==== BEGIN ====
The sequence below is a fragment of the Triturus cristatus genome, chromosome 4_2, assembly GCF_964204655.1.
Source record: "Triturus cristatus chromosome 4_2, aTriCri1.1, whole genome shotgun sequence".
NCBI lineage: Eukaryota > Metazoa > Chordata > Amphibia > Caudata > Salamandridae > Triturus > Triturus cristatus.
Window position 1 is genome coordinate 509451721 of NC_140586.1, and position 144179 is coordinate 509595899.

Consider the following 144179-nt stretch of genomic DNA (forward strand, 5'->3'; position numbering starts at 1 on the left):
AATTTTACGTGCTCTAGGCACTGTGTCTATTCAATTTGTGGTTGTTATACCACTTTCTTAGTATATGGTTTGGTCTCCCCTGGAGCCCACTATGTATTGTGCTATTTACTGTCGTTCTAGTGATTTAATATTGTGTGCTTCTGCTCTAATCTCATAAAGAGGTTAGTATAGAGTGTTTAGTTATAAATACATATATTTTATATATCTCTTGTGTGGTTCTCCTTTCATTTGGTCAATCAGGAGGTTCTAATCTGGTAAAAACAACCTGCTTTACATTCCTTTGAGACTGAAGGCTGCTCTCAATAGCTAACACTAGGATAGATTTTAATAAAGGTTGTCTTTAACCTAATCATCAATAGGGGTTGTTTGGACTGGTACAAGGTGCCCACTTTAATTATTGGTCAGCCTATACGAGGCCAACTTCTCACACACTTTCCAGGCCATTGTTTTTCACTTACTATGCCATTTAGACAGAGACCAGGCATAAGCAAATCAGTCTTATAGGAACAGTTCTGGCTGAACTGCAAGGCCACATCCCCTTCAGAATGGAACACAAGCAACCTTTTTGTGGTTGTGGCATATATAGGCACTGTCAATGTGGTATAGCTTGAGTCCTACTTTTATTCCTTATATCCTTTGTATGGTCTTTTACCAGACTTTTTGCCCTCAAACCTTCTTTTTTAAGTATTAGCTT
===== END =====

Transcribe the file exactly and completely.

The sequence below is a fragment of the Triturus cristatus genome, chromosome 4_2, assembly GCF_964204655.1.
Source record: "Triturus cristatus chromosome 4_2, aTriCri1.1, whole genome shotgun sequence".
NCBI lineage: Eukaryota > Metazoa > Chordata > Amphibia > Caudata > Salamandridae > Triturus > Triturus cristatus.
Window position 1 is genome coordinate 509451721 of NC_140586.1, and position 144179 is coordinate 509595899.

Consider the following 144179-nt stretch of genomic DNA (forward strand, 5'->3'; position numbering starts at 1 on the left):
AATTTTACGTGCTCTAGGCACTGTGTCTATTCAATTTGTGGTTGTTATACCACTTTCTTAGTATATGGTTTGGTCTCCCCTGGAGCCCACTATGTATTGTGCTATTTACTGTCGTTCTAGTGATTTAATATTGTGTGCTTCTGCTCTAATCTCATAAAGAGGTTAGTATAGAGTGTTTAGTTATAAATACATATATTTTATATATCTCTTGTGTGGTTCTCCTTTCATTTGGTCAATCAGGAGGTTCTAATCTGGTAAAAACAACCTGCTTTACATTCCTTTGAGACTGAAGGCTGCTCTCAATAGCTAACACTAGGATAGATTTTAATAAAGGTTGTCTTTAACCTAATCATCAATAGGGGTTGTTTGGACTGGTACAAGGTGCCCACTTTAATTATTGGTCAGCCTATACGAGGCCAACTTCTCACACACTTTCCAGGCCATTGTTTTTCACTTACTATGCCATTTAGACAGAGACCAGGCATAAGCAAATCAGTCTTATAGGAACAGTTCTGGCTGAACTGCAAGGCCACATCCCCTTCAGAATGGAACACAAGCAACCTTTTTGTGGTTGTGGCATATATAGGCACTGTCAATGTGGTATAGCTTGAGTCCTACTTTTATTCCTTATATCCTTTGTATGGTCTTTTACCAGACTTTTTGCCCTCAAACCTTCTTTTTTAAGTATTAGCTT